A wing of the Democrat party has largely embraced the kind of “smart evaluation” and “efficient leanness” embodied by WMDs: a technocratic, meritocratic ordering of society, and a love of sophistication for its sake while ignoring (or pretending to ignore) the obfuscatory and inegalitarian effects of their models. For example, Obama’s education grant programs took back mandatory evaluation of schools based on standardized test scores (from the No Child Left Behind act) but still incentivized states to implement more fine-grained teacher evaluation via test scores, value-added models being the way to accomplish that; these value-added teacher evaluations were championed by Democrats like Rahm Emanuel; Clinton pushed for teacher evaluations in the past but backed off of them in the 2016 primary, while keeping the door open for evaluation of and closure of low-performing schools.2

Another major example the book uses is the micro-segmentation of the market happening in the insurance industry in general, but the health insurance industry in particular. The book talks about how insurance companies now work with corporations to offer insurance plan discounts in exchange for employee participation in wellness programs like step count monitoring. For people concerned with the workers’ rights to privacy and autonomy, this surrendering of personal health data and activity to one’s employer in exchange for money should be worrying.

But let me detour a bit to talk about how messed up insurance micro-segmentation is in general. Micro-segmentation is when you sort people into many tiers of risk and charge people in the higher-risk tiers more money (or more legally: have a really high default premium and give people in lower-risk tiers discounts). This activity fundamentally undermines the whole purpose of insurance. As O’Neil puts it in this book:

Insurance is an industry, traditionally, that draws on the majority of the community to respond to the needs of an unfortunate minority […] As insurance companies learn more about us, they’ll be able to pinpoint those who appear to be the riskiest customers, and then either drive their rates to the stratosphere or — where legal — deny them coverage. This is a far cry from insurance’s original purpose, which is to help society balance its risk. In a targeted world, we no longer pay the average. Instead, we’re saddled with anticipated costs. Instead of smoothing out life’s costs, insurance companies will demand payment for those bumps in advance. This undermines the purpose of insurance, and the hits will fall especially hard on those who can least afford them.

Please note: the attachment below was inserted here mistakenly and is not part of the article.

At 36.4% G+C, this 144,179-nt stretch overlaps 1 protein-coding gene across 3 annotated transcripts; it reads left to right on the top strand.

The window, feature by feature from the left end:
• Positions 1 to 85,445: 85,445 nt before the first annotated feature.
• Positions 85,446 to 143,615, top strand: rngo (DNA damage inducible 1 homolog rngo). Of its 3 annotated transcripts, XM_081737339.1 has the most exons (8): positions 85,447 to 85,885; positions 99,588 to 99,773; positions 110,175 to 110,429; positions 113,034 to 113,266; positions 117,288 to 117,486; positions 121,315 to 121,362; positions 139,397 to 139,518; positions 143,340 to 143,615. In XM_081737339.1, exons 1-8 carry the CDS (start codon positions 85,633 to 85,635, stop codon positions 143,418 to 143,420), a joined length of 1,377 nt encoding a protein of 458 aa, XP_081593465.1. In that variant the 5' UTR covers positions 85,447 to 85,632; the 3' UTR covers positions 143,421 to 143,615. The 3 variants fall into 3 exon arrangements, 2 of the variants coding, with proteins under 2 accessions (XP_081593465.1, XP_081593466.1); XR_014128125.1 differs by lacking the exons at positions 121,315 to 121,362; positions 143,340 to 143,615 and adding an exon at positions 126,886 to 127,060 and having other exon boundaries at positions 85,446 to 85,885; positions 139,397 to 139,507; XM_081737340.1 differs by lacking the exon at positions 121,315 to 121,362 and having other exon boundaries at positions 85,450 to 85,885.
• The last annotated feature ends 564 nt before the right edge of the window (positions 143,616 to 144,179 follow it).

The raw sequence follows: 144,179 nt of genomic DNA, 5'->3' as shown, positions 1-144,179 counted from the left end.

Like she said, first, this system exacerbates inequality by charging people who can least afford insurance high premiums, like squeezing blood from a rock. Second, it undermines what insurance is meant to be. What is unfortunate is the extent to which people have come to accept this in their hearts as okay! I have had liberals tell me recently that people who engage in less risky behavior should be able to pay lower premiums for their insurance. This seems reasonable at the start, but it ends up turning insurance into something where people are financially responsible for everything they are demonstrably at fault for not preventing, regardless of their ability to pay for it. I can’t imagine buying something called “insurance” that asks me to pay for risk directly rather than offsetting it!

Anyway, healthcare is a right, and insofar as we make access to it dependent on people’s ability to pay, and we monetarily punish people for being unhealthy, we are both rendering insurance socially useless and are depriving people of their rights.